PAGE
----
Diesels are even worse for the environment than we knew
A new study finds that diesels pollute more than petrols
Many carmakers and even European regulators still favor diesel engines despite how much they pollute.
Transport&Environment, an organization in Brussels lobbying for sustainable transport has issued a study claiming that the typical diesel car emits 42.65 tonnes of carbon dioxide, while a petrol car emits 3.65 tonnes less.
“Diesel cars are not only more polluting in terms of air pollutants including harmful nitrogen oxides and particulate matter, but also churn out more CO2 and cost on average €2,000 to €3,000 more than petrol”, claims Transport&Environment's study. Up until now, regulators favored diesel cars because they were seen as emitting less CO2.
After Dieselgate, the scandal that shook Volkswagen, the sale of diesel cars has been on a steady decline in Europe. Dieselgate proved that harmful Nitrogen Oxides (NOx) emissions, linked to different types of cancer, were much higher than thought. However, carmakers are still disputing claims that diesel-engine cars are such an issue.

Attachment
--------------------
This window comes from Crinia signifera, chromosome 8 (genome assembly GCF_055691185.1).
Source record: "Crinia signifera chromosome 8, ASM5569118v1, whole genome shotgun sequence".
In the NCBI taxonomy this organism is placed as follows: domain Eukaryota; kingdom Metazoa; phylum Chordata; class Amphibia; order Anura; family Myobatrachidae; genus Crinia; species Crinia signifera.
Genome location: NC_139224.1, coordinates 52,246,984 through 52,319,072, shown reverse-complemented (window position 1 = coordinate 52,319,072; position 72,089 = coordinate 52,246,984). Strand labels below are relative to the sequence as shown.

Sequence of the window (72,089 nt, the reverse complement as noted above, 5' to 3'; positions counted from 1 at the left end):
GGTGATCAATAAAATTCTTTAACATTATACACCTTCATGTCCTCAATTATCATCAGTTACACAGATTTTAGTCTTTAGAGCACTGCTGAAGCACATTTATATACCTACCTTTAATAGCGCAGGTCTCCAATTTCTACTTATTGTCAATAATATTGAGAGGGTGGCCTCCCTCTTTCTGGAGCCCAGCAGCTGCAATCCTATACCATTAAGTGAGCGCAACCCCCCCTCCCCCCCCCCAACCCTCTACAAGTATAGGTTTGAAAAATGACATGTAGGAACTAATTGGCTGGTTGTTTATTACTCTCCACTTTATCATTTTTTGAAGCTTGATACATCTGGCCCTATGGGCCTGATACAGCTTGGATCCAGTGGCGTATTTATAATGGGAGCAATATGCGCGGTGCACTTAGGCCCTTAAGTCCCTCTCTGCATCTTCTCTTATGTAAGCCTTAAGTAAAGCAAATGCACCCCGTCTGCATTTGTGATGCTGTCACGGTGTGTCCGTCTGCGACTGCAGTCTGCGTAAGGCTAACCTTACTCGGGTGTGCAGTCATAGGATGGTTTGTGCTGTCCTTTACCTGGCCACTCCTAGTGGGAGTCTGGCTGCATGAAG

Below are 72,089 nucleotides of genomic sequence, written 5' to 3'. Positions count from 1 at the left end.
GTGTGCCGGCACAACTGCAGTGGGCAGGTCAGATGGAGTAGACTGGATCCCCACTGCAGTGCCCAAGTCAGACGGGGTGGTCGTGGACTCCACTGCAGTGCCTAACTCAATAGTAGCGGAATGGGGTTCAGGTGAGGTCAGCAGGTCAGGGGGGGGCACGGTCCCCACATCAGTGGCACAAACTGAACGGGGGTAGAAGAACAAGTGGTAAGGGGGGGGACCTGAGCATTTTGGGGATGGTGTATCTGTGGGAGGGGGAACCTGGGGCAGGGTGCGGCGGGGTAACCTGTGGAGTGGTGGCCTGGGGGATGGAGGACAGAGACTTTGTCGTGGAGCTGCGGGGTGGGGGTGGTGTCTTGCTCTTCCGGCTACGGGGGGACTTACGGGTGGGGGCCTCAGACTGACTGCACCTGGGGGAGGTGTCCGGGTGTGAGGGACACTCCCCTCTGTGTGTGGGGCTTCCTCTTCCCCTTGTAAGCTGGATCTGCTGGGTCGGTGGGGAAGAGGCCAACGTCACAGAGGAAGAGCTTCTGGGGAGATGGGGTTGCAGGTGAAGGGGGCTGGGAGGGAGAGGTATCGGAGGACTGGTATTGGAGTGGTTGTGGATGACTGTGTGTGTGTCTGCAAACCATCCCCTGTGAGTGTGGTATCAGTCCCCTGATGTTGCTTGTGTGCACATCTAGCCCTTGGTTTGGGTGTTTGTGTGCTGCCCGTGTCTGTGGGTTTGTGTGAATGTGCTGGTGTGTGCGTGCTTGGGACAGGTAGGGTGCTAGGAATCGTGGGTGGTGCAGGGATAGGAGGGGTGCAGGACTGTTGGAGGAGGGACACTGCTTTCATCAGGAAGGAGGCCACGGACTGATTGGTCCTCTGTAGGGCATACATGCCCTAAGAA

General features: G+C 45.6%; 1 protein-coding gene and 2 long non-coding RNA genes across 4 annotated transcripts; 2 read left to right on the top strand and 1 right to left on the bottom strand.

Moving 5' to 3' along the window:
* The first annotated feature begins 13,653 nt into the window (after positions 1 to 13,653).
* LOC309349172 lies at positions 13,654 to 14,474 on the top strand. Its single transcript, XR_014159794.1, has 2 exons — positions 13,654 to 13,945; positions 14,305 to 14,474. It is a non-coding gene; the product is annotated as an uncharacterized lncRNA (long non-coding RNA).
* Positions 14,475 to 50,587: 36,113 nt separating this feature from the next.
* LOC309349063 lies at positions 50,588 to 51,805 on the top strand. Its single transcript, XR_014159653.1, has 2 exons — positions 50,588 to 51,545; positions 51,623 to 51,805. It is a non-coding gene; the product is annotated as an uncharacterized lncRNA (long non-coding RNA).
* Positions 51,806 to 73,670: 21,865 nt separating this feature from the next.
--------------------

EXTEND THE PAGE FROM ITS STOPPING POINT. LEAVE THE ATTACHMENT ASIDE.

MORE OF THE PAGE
The study finds three causes for Europe’s addiction to diesel:
1. Distorted national fuel and vehicle taxes. Diesel fuel is taxed between 10% and 40% less than petrol in most countries. This “diesel bonus” costed national budgets almost €32 billion in lost tax revenue in 2016 alone;
2. Unfair EU Euro emission standards that for decades allowed diesel cars to emit more NOx than petrol. This has been exacerbated by the use of obsolete tests (recently updated) and ineffective regulatory oversight that has allowed carmakers to fit cheap, ineffective exhaust controls that they turn down or off most of the time;
3. Biased CO2 regulations that set weaker targets for carmakers producing bigger and heavier diesel vehicles.